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#2320908 - 08/28/14 12:31 AM What makes a piano sound honky-tonk?
harpon Offline
Junior Member

Registered: 08/04/14
Posts: 12
And is there a way to diminish it?

Is it just an intrinsic trait, or do the hammers get hard, or something?

Started to wonder that after looking an old Wurlitzer- looked great and a nice price-

but I hated the sound immediately- very honky-tonk.

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#2320911 - 08/28/14 12:41 AM Re: What makes a piano sound honky-tonk? [Re: harpon]
Minnesota Marty Offline

Platinum Supporter until October 5 2014


Registered: 05/15/12
Posts: 7426
Loc: Rochester MN
Hi Harpon - Welcome to Piano World!

It's one of those sounds which everyone hears, but is hard to define.

Hard hammers are certainly one of the causes, but we also tend to equate "honky-tonk" with being out of tune.

Please be careful when shopping for used pianos. To fix the problems and make the piano sound acceptable to you usually costs more than the piano is worth. You'd be better off finding something you like from the start and work from there. It just takes a little extra time to play an assortment of pianos.

Have fun!
_________________________
Marty in Minnesota

It's much easier to bash a Steinway than it is to play one.

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#2320925 - 08/28/14 01:36 AM Re: What makes a piano sound honky-tonk? [Re: harpon]
BruceD Offline
Yikes! 10000 Post Club Member

Registered: 05/26/01
Posts: 18018
Loc: Victoria, BC
Harpon :

As MM indicated, it's more likely the honky-tonk results from the piano being out of tune than anything else. If someone is trying to sell a piano and it is not in tune, ask the seller to have it tuned. If s/he refuses to do so, immediately cross it off your list and go look for another piano!

Regards,
_________________________
BruceD
- - - - -
Estonia 190

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#2320941 - 08/28/14 03:01 AM Re: What makes a piano sound honky-tonk? [Re: harpon]
harpon Offline
Junior Member

Registered: 08/04/14
Posts: 12
Well this piano didn't sound terribly out of tune- it was about a half-step off but in tune with itself-

still there was something about the sound- It's been a month now=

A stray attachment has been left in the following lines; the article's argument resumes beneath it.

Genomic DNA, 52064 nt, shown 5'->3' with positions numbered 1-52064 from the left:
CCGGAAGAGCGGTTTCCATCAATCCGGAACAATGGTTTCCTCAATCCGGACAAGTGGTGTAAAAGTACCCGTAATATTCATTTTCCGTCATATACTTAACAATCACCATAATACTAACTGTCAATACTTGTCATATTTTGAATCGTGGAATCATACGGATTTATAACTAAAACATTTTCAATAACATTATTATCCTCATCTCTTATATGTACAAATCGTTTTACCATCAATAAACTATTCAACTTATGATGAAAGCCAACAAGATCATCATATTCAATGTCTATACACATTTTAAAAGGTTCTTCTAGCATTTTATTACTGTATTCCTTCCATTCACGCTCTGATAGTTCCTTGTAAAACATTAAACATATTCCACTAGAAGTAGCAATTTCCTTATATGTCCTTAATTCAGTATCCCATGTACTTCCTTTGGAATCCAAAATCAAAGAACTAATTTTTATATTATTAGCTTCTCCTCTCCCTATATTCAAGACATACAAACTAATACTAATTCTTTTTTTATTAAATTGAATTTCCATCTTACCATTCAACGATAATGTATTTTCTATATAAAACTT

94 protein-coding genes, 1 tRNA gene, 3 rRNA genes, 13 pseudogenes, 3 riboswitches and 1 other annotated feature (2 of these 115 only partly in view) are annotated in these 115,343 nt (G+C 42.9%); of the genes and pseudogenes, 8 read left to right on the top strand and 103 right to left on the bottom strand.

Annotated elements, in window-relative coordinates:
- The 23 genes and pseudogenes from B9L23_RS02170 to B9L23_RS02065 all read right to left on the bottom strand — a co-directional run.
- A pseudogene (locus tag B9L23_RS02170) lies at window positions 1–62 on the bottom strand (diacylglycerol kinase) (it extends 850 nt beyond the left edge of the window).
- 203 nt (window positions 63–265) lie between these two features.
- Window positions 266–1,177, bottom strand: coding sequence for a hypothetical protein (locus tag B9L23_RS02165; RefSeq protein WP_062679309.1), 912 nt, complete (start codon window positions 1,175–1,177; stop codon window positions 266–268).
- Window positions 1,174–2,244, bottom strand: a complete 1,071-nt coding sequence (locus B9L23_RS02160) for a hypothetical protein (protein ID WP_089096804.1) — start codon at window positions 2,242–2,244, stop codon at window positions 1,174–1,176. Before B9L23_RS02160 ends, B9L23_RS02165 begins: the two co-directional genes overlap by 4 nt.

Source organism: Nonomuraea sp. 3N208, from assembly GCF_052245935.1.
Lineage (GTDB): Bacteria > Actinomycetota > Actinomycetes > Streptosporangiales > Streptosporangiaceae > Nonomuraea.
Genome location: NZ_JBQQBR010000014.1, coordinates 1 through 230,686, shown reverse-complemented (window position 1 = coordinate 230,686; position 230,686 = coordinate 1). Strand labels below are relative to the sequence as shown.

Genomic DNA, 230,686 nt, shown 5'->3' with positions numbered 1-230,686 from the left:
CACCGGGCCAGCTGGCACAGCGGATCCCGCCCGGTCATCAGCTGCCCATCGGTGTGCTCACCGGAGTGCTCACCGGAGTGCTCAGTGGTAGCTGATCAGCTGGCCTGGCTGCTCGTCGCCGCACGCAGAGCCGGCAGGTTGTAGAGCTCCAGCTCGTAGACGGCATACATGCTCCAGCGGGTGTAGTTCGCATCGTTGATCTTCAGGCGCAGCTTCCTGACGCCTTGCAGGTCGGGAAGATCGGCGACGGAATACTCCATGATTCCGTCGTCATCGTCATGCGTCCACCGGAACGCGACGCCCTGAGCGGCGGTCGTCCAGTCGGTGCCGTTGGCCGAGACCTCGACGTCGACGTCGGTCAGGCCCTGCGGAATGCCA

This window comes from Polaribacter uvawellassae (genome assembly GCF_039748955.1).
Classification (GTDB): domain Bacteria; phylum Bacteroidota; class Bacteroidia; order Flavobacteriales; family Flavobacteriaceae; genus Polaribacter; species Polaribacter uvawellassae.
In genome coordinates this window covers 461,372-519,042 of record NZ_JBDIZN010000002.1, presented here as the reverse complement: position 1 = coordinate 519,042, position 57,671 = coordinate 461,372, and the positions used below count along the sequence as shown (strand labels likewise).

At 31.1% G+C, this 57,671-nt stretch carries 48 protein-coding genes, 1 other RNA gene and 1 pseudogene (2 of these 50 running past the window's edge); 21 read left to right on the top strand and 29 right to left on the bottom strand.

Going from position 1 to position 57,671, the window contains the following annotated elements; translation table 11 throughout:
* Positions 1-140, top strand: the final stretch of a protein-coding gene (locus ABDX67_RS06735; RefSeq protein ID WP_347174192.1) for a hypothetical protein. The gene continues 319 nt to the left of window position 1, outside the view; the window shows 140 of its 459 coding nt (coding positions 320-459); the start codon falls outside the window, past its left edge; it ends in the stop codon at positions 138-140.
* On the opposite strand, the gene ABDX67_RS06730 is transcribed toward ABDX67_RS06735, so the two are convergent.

my first impression was that the hammers were insensitive somehow- and I was hearing too much attack I think- it just wasn't a warm sound somehow-

I started wondering if there was some way to soften the hammers-
maybe just a gentle cleaning to get years of grit off the surface

I also wondered if it was just the angle they were engineered with-
It would be interesting to be able to compare the sound when it was new to how it is now



Edited by harpon (08/28/14 03:02 AM)

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#2320942 - 08/28/14 03:02 AM Re: What makes a piano sound honky-tonk? [Re: harpon]
JohnSprung Offline
1000 Post Club Member

Registered: 08/02/11
Posts: 1361
Loc: Reseda, California
If the price is low enough and everything else looks good, you might still go ahead with the deal. But pay your own tuner/technician to check it over first. Since it's out of tune, that should definitely include torque testing the pins to see if it's not tuned because it won't hold. If that's the case, free is too expensive.
_________________________
-- J.S.

Knabe Grand # 10927
Yamaha CP33
Kawai FS690

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#2320945 - 08/28/14 03:07 AM Re: What makes a piano sound honky-tonk? [Re: JohnSprung]
harpon Offline
Junior Member

Registered: 08/04/14
Posts: 12
No I didn't go through with the deal- and won't. The sound was an instant turn-off-

and I was kinda anticipating having another piano after several years now without- surprised myself walking away- but really did not like the sound

It got me thinking maybe a digital is just the way to go-
I hate to turn them on- but at least they're always in tune and more portable-

I worry slightly a piano might not agree with the floor and or foundation of my old house.


Edited by harpon (08/28/14 03:08 AM)

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#2320949 - 08/28/14 03:20 AM Re: What makes a piano sound honky-tonk? [Re: harpon]
PhilipInChina Online   content
500 Post Club Member

Registered: 10/19/13
Posts: 852
Loc: China
My playing gets a honky tonk sound every time!

Play a few more acoustics before you consider the "D" word.
_________________________
Currently working towards "Twinkle twinkle little star"

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#2320981 - 08/28/14 05:58 AM Re: What makes a piano sound honky-tonk? [Re: harpon]
bennevis Online   content
5000 Post Club Member

Registered: 10/14/10
Posts: 5115
My (high-end) digital has a 'Honky-Tonk' setting among its thirty factory presets (all of them piano sounds).

As the tuning can be altered globally as well as for individual strings, I can easily 're-tune' it to sound less honky-tonk grin. When I completely 'tune' it, it still doesn't sound like a modern piano, because it is somewhat lacking in the low bass and extreme highs, and the sound is a little mellow & 'shallow' - like an upright c 1950.